Our members have been active in the community raising awareness and understanding of Lake Wollumboola through our newsletters, Love Culburra Festival market stalls, ‘Understanding Lake Wollumboola’ an interactive web-based resource for primary school students and teachers, and the ‘Art at the Beach’ exhibition held at the Nowra-Culburra Surf Club in 2014. Narelle Wright’s stunning photographs of the lake birds and flora have enhanced community understanding of this extraordinary ecosystem.

We’re proud to have been recognised through awards including:

  • NSW Coastal Management 2014 award to Frances Bray for lifetime achievement in recognition of the significant time, energy and dedication she has shown in her efforts to protect Lake Wollumboola and its unique ecology.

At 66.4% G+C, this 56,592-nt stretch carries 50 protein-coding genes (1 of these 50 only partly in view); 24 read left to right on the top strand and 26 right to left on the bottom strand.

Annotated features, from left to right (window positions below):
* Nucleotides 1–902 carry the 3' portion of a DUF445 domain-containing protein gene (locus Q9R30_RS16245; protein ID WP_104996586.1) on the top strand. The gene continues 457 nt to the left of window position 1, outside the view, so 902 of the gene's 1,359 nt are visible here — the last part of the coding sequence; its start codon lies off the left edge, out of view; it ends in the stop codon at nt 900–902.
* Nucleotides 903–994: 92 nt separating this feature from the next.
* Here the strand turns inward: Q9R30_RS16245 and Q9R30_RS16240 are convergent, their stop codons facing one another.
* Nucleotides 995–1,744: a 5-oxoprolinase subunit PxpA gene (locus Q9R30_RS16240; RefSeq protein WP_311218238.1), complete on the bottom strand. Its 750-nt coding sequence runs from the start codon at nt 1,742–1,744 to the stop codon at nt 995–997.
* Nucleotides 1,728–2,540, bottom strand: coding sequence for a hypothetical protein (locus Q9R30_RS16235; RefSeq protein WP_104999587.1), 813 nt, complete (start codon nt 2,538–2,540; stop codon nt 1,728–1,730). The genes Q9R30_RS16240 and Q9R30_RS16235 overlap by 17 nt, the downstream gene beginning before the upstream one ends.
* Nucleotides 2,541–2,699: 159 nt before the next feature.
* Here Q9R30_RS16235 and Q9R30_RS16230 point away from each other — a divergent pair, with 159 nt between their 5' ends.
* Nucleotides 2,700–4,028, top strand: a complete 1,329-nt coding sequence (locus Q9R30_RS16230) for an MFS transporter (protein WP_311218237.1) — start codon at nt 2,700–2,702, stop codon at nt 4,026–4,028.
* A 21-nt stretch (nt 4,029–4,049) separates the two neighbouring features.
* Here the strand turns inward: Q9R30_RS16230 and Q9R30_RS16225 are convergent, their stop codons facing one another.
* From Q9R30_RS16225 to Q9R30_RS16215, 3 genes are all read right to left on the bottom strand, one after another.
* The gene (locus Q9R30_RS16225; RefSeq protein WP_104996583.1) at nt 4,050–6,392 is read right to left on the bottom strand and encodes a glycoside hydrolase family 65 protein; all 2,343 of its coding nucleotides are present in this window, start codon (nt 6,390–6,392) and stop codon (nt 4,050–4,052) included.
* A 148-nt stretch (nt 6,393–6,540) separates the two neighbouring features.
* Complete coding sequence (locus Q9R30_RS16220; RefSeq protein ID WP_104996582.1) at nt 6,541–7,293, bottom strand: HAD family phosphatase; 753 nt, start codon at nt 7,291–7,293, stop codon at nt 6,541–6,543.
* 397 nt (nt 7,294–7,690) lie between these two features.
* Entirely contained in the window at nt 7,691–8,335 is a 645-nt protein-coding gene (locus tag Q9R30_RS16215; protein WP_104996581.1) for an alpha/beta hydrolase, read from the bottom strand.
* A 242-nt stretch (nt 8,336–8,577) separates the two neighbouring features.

• NSW Nature Conservation Council Ziggy Megne Volunteer for the Environment Award 2014 to Narelle Wright for more than 30 years in volunteer conservation activities for Lake Wollumboola.
  • NSW Nature Conservation Council Dunphy Award 2007, recognising Frances Bray for ‘her outstanding commitment during 14 years as an activist for the NSW environment, and remarkable success in protecting Lake Wollumboola’.
  • Australian Conservation Foundation Peter Rawlinson Award in 2000 to Frances Bray and Keith Campbell for their efforts to protect and conserve Lake Wollumboola.